Years ago. I worked in an office whose head one day got religion about gender equality. To prove his feminist bona rides, he announced he would henceforth hire only women. I told him he wasn’t doing his bit at all. Having benefited from his male privilege, he was now giving back with someone else’s job.
I didn’t last very long there. But I find myself thinking of that conversation a lot these days, each time I see one of the rallies or marches that have become a sad feature of life in the Trump era. It’s all too easy to get smug and dismissive about angry white males. Just as it was all too easy for my colleague to reverse centuries of oppression in time for happy hour. If the dismissal is coming from someone who availed himself (or herself) of all the white privilege on offer before deciding to make the world a better place, it rings rather hollow. Beware of strangers bearing gifts.
Let’s start with the obvious. By definition, any ‘fine person’ would leave a crowd as soon as it started chanting ‘Jews will not replace us.’ Nothing can excuse the tiki torch-bearers of Charlottesville. But in amidst the predictable long beards and shaved heads one would expect to see at a white-supremacist march, there were a few young men who looked like button-down naifs that wouldn’t have appeared out-of-place at a suburban PTA. Who knows, that could even be where some of them might have opted to spend the evening, had they the chance.
I have a quiet admiration for the online campaign to out the march protesters, and cheered silently when I read of one who lost his job after his pic went viral. But let’s be honest: if we think losing a short-order cook his job at a burger joint is going to end white supremacy, we may well be its dupes: the real legacy of white supremacy persists among the Berkshire billionaires in their monochromatic communities who tut-tut about deplorables while reaping the fruits of centuries of oppression.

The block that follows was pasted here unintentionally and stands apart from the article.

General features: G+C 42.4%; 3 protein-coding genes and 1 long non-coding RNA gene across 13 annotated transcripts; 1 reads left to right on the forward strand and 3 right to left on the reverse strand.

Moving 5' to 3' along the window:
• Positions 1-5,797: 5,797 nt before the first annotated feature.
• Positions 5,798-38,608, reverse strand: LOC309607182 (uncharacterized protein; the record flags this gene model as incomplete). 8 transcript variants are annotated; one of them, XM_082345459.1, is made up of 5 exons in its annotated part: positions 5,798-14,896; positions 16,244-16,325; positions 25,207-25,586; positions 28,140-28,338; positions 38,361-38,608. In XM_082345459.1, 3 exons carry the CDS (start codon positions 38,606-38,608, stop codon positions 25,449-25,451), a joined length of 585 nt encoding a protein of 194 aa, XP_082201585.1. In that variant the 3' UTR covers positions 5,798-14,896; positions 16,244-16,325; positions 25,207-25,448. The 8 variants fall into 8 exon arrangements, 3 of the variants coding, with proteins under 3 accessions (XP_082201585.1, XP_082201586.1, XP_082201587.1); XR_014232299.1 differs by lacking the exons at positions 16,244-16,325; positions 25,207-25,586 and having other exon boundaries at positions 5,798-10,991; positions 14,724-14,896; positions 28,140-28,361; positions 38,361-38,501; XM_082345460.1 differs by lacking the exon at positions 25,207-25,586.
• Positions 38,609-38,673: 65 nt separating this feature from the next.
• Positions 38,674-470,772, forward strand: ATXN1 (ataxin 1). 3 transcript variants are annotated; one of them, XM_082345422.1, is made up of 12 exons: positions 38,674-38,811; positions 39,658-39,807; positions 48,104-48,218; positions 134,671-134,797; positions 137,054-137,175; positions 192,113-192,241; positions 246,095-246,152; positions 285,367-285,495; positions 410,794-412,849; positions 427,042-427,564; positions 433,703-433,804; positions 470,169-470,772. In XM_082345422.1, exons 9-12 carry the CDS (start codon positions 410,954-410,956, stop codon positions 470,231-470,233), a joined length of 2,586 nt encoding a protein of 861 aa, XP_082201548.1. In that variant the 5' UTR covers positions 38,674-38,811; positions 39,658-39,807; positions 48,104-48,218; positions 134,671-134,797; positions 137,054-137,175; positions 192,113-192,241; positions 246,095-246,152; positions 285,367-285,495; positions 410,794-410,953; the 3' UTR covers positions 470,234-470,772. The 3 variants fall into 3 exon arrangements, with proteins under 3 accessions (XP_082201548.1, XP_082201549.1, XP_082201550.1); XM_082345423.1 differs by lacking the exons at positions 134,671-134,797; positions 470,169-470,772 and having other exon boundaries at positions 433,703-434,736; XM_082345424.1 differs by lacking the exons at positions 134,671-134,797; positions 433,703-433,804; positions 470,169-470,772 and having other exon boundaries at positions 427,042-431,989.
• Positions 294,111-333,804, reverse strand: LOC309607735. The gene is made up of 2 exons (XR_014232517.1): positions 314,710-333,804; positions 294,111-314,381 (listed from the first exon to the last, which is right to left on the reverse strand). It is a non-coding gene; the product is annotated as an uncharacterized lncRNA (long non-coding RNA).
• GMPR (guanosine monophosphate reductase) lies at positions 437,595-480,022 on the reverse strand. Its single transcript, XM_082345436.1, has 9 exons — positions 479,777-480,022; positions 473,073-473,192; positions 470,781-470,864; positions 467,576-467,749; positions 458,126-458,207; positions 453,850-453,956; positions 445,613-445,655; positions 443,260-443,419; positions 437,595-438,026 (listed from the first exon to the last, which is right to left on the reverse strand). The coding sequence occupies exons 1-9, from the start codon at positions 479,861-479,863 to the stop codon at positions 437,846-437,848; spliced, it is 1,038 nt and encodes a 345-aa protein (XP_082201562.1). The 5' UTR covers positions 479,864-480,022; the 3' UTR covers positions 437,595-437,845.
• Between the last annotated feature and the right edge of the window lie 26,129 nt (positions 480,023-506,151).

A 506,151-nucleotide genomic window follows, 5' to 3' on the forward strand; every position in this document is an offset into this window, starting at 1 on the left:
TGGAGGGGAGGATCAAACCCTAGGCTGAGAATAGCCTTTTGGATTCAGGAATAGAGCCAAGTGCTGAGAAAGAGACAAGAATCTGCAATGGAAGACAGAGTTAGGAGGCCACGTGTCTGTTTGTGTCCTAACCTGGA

The left fell for the gift-bearing strangers who dressed up in progressive clothing to sell their neoliberal potions, in no small measure because their wares suited this technocratic elite. They told us redemption was free, or that it might even make us richer. I recall the speeches Bill Clinton used to give in the 90s, when he said the way to eradicate poverty was to chase profit-opportunities in depressed communities, or Al Gore’s insistence that investment in new technology would both save the planet from global warming and make us wealthy beyond compare. Well, both gentlemen made off pretty good from their shtick. But as we know, relative deprivation continued to worsen in America and as for the environment, the fact remains that the best years for the global climate have been those in which recessions slowed emissions output (but that’s a story for another day).
No, morality requires sacrifice – and we shouldn’t hesitate to make it. The neoliberals had merely found a way to pass the tab onto others. As I’ve written before, the economic policies of the Reagan years, subsequently championed by Clinton and his successors, essentially reallocated economic output in such a way as to preserve the lifestyles of the upper and middle classes at the expense of workers. That’s why I’ll go out on a limb and guess that at least some of the people attending these dark rallies might have yet become fine people had they been given the opportunity their elders received. If the others who went before them aren’t now minded to make the sacrifice needed to make the world a more just place, why should they?
Trump’s White House days are numbered. As Nate Silver has been chronicling, beneath the surface dips and rises, his net disapproval rating has steadily worsened throughout his presidency. Eventually he’ll reach the point that even Republicans consider him expendable. Internally, his administration is barely functional. I had drinks this week with a former student of mine who was in London on business – a highly-placed executive who speaks regularly with Treasury Secretary Steve Mnuchin. After Trump’s bizarre defence of neo-nazis, he asked Mnuchin how much longer he could last. Mnuchin, who is Jewish, replied ‘Me and Gary (National Economic Council director Gary Cohn, who is also Jewish) have to stay: we’re the only grownups here.’ Everyone else on the White House team is apparently ‘aghast’ with a President who, to their knowledge, never, ever reads a book.
The odds of the Trump presidency collapsing thus rise by the day. However, all the angry young men to who Donald Trump gave hope, however false, have had a taste of power. They will bitterly resent if their hero is forced from office. The resistance needs to peel the potentially decent folk away from the genuine deplorables with a narrative that offers them something more promising than the ridicule we now deliver. Most importantly, it needs to lead by example, demanding that all of us who benefited from white privilege ‘tithe’ some of their gains so that the angry young men, if still receiving fewer benefits than previous generations, aren’t actually forced to pay everyone else’s tab as well.